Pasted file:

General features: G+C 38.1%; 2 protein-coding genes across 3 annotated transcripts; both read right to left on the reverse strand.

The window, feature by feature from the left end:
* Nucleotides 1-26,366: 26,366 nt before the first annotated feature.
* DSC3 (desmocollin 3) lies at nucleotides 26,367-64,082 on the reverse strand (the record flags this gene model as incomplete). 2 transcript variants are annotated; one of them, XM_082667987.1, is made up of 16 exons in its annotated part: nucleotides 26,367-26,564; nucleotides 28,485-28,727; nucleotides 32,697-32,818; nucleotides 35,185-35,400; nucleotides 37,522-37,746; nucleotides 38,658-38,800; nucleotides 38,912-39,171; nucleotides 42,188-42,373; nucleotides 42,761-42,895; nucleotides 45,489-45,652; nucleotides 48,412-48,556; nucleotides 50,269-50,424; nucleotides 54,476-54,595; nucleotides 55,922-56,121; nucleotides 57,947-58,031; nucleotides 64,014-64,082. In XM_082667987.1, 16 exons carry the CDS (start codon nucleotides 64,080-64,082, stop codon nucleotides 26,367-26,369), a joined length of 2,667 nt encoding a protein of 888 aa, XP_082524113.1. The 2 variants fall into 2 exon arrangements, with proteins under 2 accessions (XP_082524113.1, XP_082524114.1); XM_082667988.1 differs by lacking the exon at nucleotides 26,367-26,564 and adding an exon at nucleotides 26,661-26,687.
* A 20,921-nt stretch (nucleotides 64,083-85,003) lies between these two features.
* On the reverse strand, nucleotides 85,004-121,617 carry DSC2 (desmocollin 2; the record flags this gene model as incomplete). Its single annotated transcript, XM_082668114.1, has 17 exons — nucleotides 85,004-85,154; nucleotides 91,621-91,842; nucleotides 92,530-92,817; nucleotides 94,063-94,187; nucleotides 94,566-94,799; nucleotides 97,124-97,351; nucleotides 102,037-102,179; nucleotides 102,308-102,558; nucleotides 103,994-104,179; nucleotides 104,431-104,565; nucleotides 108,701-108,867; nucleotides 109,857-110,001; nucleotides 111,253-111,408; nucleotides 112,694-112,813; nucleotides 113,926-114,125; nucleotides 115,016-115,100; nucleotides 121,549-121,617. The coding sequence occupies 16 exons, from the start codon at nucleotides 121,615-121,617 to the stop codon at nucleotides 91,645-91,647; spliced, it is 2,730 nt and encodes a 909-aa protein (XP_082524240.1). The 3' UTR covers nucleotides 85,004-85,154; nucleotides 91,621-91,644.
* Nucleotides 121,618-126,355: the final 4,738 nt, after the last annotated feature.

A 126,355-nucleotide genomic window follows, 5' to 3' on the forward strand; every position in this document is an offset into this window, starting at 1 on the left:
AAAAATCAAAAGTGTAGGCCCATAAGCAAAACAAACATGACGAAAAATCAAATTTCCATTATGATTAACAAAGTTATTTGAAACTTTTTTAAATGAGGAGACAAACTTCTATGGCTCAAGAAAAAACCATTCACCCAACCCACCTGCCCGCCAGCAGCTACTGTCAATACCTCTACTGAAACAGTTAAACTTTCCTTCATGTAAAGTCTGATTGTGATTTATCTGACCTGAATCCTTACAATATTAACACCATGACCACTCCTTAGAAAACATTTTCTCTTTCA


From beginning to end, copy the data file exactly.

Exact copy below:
General features: G+C 38.1%; 2 protein-coding genes across 3 annotated transcripts; both read right to left on the reverse strand.

The window, feature by feature from the left end:
* Nucleotides 1-26,366: 26,366 nt before the first annotated feature.
* DSC3 (desmocollin 3) lies at nucleotides 26,367-64,082 on the reverse strand (the record flags this gene model as incomplete). 2 transcript variants are annotated; one of them, XM_082667987.1, is made up of 16 exons in its annotated part: nucleotides 26,367-26,564; nucleotides 28,485-28,727; nucleotides 32,697-32,818; nucleotides 35,185-35,400; nucleotides 37,522-37,746; nucleotides 38,658-38,800; nucleotides 38,912-39,171; nucleotides 42,188-42,373; nucleotides 42,761-42,895; nucleotides 45,489-45,652; nucleotides 48,412-48,556; nucleotides 50,269-50,424; nucleotides 54,476-54,595; nucleotides 55,922-56,121; nucleotides 57,947-58,031; nucleotides 64,014-64,082. In XM_082667987.1, 16 exons carry the CDS (start codon nucleotides 64,080-64,082, stop codon nucleotides 26,367-26,369), a joined length of 2,667 nt encoding a protein of 888 aa, XP_082524113.1. The 2 variants fall into 2 exon arrangements, with proteins under 2 accessions (XP_082524113.1, XP_082524114.1); XM_082667988.1 differs by lacking the exon at nucleotides 26,367-26,564 and adding an exon at nucleotides 26,661-26,687.
* A 20,921-nt stretch (nucleotides 64,083-85,003) lies between these two features.
* On the reverse strand, nucleotides 85,004-121,617 carry DSC2 (desmocollin 2; the record flags this gene model as incomplete). Its single annotated transcript, XM_082668114.1, has 17 exons — nucleotides 85,004-85,154; nucleotides 91,621-91,842; nucleotides 92,530-92,817; nucleotides 94,063-94,187; nucleotides 94,566-94,799; nucleotides 97,124-97,351; nucleotides 102,037-102,179; nucleotides 102,308-102,558; nucleotides 103,994-104,179; nucleotides 104,431-104,565; nucleotides 108,701-108,867; nucleotides 109,857-110,001; nucleotides 111,253-111,408; nucleotides 112,694-112,813; nucleotides 113,926-114,125; nucleotides 115,016-115,100; nucleotides 121,549-121,617. The coding sequence occupies 16 exons, from the start codon at nucleotides 121,615-121,617 to the stop codon at nucleotides 91,645-91,647; spliced, it is 2,730 nt and encodes a 909-aa protein (XP_082524240.1). The 3' UTR covers nucleotides 85,004-85,154; nucleotides 91,621-91,644.
* Nucleotides 121,618-126,355: the final 4,738 nt, after the last annotated feature.

A 126,355-nucleotide genomic window follows, 5' to 3' on the forward strand; every position in this document is an offset into this window, starting at 1 on the left:
AAAAATCAAAAGTGTAGGCCCATAAGCAAAACAAACATGACGAAAAATCAAATTTCCATTATGATTAACAAAGTTATTTGAAACTTTTTTAAATGAGGAGACAAACTTCTATGGCTCAAGAAAAAACCATTCACCCAACCCACCTGCCCGCCAGCAGCTACTGTCAATACCTCTACTGAAACAGTTAAACTTTCCTTCATGTAAAGTCTGATTGTGATTTATCTGACCTGAATCCTTACAATATTAACACCATGACCACTCCTTAGAAAACATTTTCTCTTTCA